If I have a $G$ a filter $B_m^M$-generic filter over $M$. We can build a random real $h$, and if we have a random real $h$ we can build a generic model $G$ which contains $h$ and is the least model for ZFC which contains $h$. This is a motivation for defining $M[G] = M[h]$

However I find again the use of this undefied notions: Let $Lev(\kappa, \omega_1)$ be the Levy collapse of the inacessible cardinal $\kappa$ to $\omega_1$ and let $L$ be the complete boolean algebra related to $Lev(\kappa, \omega_1$. (Factor Lemma) Let $G$ an $L$-generic filter over $M$ and $X \in M[G]$ with $M[G] \models X\ is\ a\ countable\ set\ of\ ordinals$. Then there is $H$ an $L$-generic over $M[X]$ such that $M[X][H] = M[G]$

Again, how can I guarantee that this model always exists? Or the factor lemma asserts that there is such a model $M[X]$ and also $M[X][H] = M[G]$?

Maybe those are naive/dumb questions, but I really can't understand specially the second doubt since we have to carefully build the generic G and assert a name to it, etc.

Thank you!

• I find Kanamori's treatment of this model to be very very clear. Commented Oct 4, 2013 at 6:21
• (Also, I find the formatting of your question to be very difficult; and finding the actual questions requires more effort than it should.) Commented Oct 4, 2013 at 6:27

These are good questions, but addressing them properly is delicate and takes some time. Here, I only run through sketches. One needs to be somewhat careful. For example, to address the first question, the key difficulty is making precise what you mean. (I do not mean that this is a fault of your presentation, rather it is an inherent mathematical difficulty of the question.)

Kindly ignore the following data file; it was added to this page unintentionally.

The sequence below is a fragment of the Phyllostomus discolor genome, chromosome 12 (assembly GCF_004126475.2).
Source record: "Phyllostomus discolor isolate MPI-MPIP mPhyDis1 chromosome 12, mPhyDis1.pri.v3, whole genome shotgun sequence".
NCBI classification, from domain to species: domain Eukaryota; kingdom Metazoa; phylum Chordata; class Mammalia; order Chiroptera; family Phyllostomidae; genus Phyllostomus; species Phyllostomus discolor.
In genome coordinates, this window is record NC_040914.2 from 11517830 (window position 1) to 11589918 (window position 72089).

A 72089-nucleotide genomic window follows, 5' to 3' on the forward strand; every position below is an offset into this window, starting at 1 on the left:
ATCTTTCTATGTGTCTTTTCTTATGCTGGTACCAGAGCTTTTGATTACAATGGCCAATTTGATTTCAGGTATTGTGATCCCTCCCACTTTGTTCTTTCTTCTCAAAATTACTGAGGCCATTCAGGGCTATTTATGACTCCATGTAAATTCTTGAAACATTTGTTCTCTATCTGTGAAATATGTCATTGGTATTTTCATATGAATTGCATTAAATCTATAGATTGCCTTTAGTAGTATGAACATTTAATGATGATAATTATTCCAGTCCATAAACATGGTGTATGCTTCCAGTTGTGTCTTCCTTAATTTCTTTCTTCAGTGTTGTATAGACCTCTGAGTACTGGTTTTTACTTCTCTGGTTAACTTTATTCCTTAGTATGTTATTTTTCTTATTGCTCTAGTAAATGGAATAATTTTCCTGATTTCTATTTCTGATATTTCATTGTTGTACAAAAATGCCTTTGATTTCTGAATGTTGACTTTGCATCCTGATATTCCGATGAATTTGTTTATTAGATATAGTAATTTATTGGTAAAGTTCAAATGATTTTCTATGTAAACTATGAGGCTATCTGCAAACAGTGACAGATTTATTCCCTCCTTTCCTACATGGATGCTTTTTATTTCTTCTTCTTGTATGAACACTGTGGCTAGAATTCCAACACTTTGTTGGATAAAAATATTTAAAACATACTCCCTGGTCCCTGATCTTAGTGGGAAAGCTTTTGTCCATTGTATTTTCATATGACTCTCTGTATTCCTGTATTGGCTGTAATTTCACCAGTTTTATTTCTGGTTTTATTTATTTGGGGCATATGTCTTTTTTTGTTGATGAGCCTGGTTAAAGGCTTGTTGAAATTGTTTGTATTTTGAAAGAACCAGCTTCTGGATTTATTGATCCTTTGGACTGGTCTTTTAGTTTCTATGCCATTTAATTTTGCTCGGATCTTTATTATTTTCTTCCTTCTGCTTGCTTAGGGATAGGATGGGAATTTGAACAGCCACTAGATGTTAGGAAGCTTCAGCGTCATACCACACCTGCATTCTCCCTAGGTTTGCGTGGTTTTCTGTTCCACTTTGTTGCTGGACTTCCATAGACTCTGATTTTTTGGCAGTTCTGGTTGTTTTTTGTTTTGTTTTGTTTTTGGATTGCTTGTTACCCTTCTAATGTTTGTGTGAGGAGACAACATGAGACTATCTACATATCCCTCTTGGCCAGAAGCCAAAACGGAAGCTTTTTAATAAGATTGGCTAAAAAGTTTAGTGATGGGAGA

Given $M\subset N$ and a set or reals $A$ in $M$, it is not necessarily the case that there is a set of reals $A^*$ in $N$ that "corresponds" to $A$ in any reasonable sense. Of course, in some cases, there is such an $A^*$. For example, $A$ could be a definable set in some sufficiently absolute sense. (Borel sets being given by codes are a good example of what I mean by this. For example, the codes are sufficiently robust that if a model thinks of a real $r$ that it belongs to the set given by a code $t$, then indeed $r$ is in the set coded by $t$ in any outer model as well.) Nowadays, we formalize this in general via the theory of universally Baire sets, which suffices, at least when we deal between models $M$ and their forcing extensions. Here, a set is universally Baire iff there are proper class trees $T,S$ such that their projections are complementary sets of reals in any forcing extension where they are computed, and $T$ projects to $A$. One can check that if $T,S$ and $T',S'$ have this property then, in any forcing extension, the projections of $T$ and $T'$ coincide, so this notion is independent of the specific pair of trees we use as witnesses; moreover, given any real $r$ in some forcing extension, if $r$ is in the projection of $T$ in that extension, then in fact $r$ is in the projection of $T$ in any extension where $r$ belongs.